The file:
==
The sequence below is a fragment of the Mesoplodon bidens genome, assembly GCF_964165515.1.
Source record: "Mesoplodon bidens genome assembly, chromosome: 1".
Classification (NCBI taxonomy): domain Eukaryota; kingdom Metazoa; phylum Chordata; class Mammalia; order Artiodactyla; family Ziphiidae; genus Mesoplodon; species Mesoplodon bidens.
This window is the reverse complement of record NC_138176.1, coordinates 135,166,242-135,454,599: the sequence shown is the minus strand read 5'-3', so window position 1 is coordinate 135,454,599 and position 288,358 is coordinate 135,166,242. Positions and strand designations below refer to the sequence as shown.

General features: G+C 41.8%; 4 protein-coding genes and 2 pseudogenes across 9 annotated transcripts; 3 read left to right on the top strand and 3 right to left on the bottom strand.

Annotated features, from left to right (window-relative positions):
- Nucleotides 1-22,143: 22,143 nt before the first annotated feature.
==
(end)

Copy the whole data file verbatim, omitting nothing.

The sequence below is a fragment of the Mesoplodon bidens genome, assembly GCF_964165515.1.
Source record: "Mesoplodon bidens genome assembly, chromosome: 1".
Classification (NCBI taxonomy): domain Eukaryota; kingdom Metazoa; phylum Chordata; class Mammalia; order Artiodactyla; family Ziphiidae; genus Mesoplodon; species Mesoplodon bidens.
This window is the reverse complement of record NC_138176.1, coordinates 135,166,242-135,454,599: the sequence shown is the minus strand read 5'-3', so window position 1 is coordinate 135,454,599 and position 288,358 is coordinate 135,166,242. Positions and strand designations below refer to the sequence as shown.

General features: G+C 41.8%; 4 protein-coding genes and 2 pseudogenes across 9 annotated transcripts; 3 read left to right on the top strand and 3 right to left on the bottom strand.

Annotated features, from left to right (window-relative positions):
- Nucleotides 1-22,143: 22,143 nt before the first annotated feature.